How does Solskjaer navigate Man United through four crucial weeks and three competitions?
Manchester United potentially face a further nine games in their season | (Photo by Catherine Ivill/Getty Images)

It is mid-July but Manchester United are about to enter the crucial part of their season. They are still in with a chance of winning two competitions and can claim a Champions League spot for next season via two means; the next four weeks are important for United’s current development.

Since football has returned from its shutdown, United have been the best team in the Premier League. Ole Gunnar Solskjaer’s side have won four of their Premier League games and drawn the other two, against Southampton and Tottenham Hotspur; they are unbeaten in the league since late January and are on an 18-match undefeated run in all competitions.

That run and the work that Solskjaer has put in, forming a starting XI that combines guile with creativity, has led United to this point, but it is the next few weeks that will define their season and, to an extent, next season too.

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What are the priorities?

United travel to Crystal Palace this evening, their first of three final league games which also include meetings with West Ham United and Leicester City. That match against Leicester could be a shoot-out for the last place in the top-four. United spurned a chance of going above the east midlands side when they drew with Southampton on Monday, meaning that Solskjaer’s team are currently level on points with Brendan Rodgers’ charges in fifth.

Perhaps, United have a better chance of qualifying for next season’s Champions League via the Europa League. When the competition resumes next month, United will pass LASK Linz in the round-of-16, as they already have a 5-0 advantage from the first-leg, and face either Istanbul Basaksehir or Copenhagen in the quarter-finals. Solskjaer’s team are the best left in the competition, of that there is no doubt, but a possible meeting with Wolverhampton Wanderers in the semi-finals would not be an easy proposition.

On balance, United probably have an equal chance of qualifying for the Champions League from both of those routes. They also have an FA Cup semi-final against Chelsea to come on Sunday at an empty Wembley. A triumph in this competition will certainly be a welcome achievement for Solskjaer, his first trophy at the club as manager, but it must be remembered that United won the FA Cup in 2016 and still Louis Van Gaal was sacked hours later - perhaps, a clue as to where this cup ranks.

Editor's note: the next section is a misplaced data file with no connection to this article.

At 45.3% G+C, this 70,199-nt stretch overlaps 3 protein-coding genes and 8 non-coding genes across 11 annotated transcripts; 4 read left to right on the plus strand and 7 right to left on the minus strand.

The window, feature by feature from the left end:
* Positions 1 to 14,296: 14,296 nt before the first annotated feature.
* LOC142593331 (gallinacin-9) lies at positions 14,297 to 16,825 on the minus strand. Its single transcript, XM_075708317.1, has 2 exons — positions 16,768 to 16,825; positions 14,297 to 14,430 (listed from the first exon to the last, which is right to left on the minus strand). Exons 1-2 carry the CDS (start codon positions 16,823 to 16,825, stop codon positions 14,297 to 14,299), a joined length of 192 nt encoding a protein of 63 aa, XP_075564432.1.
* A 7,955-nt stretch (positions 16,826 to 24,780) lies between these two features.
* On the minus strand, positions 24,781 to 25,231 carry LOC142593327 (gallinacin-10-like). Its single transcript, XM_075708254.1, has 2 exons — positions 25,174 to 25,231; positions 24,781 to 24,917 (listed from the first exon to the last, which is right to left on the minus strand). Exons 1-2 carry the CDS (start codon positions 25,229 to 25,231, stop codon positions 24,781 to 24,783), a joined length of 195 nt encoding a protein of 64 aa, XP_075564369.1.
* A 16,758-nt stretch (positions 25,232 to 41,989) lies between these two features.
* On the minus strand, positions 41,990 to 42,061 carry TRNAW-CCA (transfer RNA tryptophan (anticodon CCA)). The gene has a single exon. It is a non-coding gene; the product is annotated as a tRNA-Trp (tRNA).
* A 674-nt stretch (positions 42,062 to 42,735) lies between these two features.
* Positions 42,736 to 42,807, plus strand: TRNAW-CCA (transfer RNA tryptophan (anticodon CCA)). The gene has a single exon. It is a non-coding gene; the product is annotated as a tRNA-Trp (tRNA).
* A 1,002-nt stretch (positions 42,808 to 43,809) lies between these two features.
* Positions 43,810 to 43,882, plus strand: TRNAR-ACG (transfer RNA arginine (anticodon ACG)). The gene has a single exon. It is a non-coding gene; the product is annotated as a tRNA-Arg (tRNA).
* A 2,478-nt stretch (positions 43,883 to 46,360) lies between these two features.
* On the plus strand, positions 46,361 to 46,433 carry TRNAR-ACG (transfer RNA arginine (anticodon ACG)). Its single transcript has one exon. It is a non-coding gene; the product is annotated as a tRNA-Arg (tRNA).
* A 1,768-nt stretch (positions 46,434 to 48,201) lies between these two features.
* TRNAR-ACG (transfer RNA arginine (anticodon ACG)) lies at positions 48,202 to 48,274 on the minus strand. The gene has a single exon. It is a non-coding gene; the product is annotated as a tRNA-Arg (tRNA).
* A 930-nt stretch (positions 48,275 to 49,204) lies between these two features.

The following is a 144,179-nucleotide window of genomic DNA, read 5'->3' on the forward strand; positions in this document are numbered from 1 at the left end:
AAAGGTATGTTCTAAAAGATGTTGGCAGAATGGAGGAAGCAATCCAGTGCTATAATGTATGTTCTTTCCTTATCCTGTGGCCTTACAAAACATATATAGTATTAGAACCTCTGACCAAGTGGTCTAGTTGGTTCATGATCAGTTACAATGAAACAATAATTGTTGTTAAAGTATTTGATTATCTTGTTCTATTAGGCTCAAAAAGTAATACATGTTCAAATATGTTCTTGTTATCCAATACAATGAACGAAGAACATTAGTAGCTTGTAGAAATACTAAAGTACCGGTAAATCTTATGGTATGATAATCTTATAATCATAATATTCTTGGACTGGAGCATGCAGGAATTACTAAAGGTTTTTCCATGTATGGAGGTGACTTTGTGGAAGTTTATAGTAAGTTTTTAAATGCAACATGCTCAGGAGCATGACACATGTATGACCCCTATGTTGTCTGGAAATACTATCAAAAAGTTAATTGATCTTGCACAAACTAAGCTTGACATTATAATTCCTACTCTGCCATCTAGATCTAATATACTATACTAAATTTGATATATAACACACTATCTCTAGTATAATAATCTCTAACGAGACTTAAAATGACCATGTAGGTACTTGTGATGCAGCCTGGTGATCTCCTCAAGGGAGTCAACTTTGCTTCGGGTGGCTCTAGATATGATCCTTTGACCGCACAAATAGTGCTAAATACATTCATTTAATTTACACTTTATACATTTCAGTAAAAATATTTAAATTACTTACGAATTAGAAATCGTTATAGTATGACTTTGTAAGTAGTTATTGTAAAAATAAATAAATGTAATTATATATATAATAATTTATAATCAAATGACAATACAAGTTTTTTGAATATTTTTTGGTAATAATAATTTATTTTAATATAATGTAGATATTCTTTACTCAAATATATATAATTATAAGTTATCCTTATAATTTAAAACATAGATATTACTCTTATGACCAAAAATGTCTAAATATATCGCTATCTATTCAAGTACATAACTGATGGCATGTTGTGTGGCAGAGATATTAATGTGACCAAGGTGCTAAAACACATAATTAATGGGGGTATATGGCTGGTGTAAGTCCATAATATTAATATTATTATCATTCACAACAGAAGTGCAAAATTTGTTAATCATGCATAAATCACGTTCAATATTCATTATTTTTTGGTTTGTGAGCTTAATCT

Which competition should Solskjaer prioritise? Well, there is no doubt that the final three Premier League games will be at the forefront of his mind. Considering the lacklustre way in which United started the season, a top-four finish would cap off a steady season of development which has seen the emergence of a number of key elements to this promising United team. Solskjaer should see the Europa League as a second chance for Champions League qualification, if they don’t manage it in the league.


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How can Solskjaer prioritise?

Potentially, United could play nine more games before their season ends, that is in addition to what has been a taxing Project Restart featuring six games in 24 days. The United manager has settled on a starting XI recently that has been effective with the trio of Mason Greenwood, Bruno Fernandes and Marcus Rashford behind striker Anthony Martial; it works especially against teams who sit deeper and are more compact.

Martial’s up-turn in form has coincided with United scoring 17 goals in six games. The Frenchman has scored six since the restart, including a hat-trick against Sheffield United, taking his overall tally for the season to 21, already his best for the club. Behind him in attack, there are not too many options apart from Dan James coming in for Greenwood, whose game time should be carefully managed.

United’s defence is also equally stable, in one sense at least. The back four of Aaron Wan-Bissaka, Harry Maguire, Victor Lindelof and Luke Shaw along with goalkeeper David De Gea have been ever-present in recent weeks but there are still some doubts regarding their composure at key moments. Solskjaer usually makes changes for the FA Cup but a game at Wembley may lead him to only swapping De Gea for Sergio Romero, who has played every game in the competition this season, and Shaw, who picked up an ankle injury against Southampton.


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It is in central midfield that Solskjaer has the greatest options. Paul Pogba and Nemanja Matic have been deployed recently but Scott McTominay was developing nicely before the shutdown and will surely be given another run in the team. Likewise Fred, who seemingly had a new lease of life during the winter months. Add in Juan Mata, Andreas Pereira and Jesse Lingard, and United are able to swap and change if needed.

Yet, the way in which these games fall, United may be able to stick to the settled starting XI for the majority of them, provided injuries do not occur. The run of Europa League games in Germany are a few weeks after the end of the Premier League with a potential FA Cup final nestled in between.

Given United’s form, the work-rate of these young, hungry players and that they desperately want Champions League football next season, there is no reason why they cannot put their all into each of their remaining games and finish this season on a high.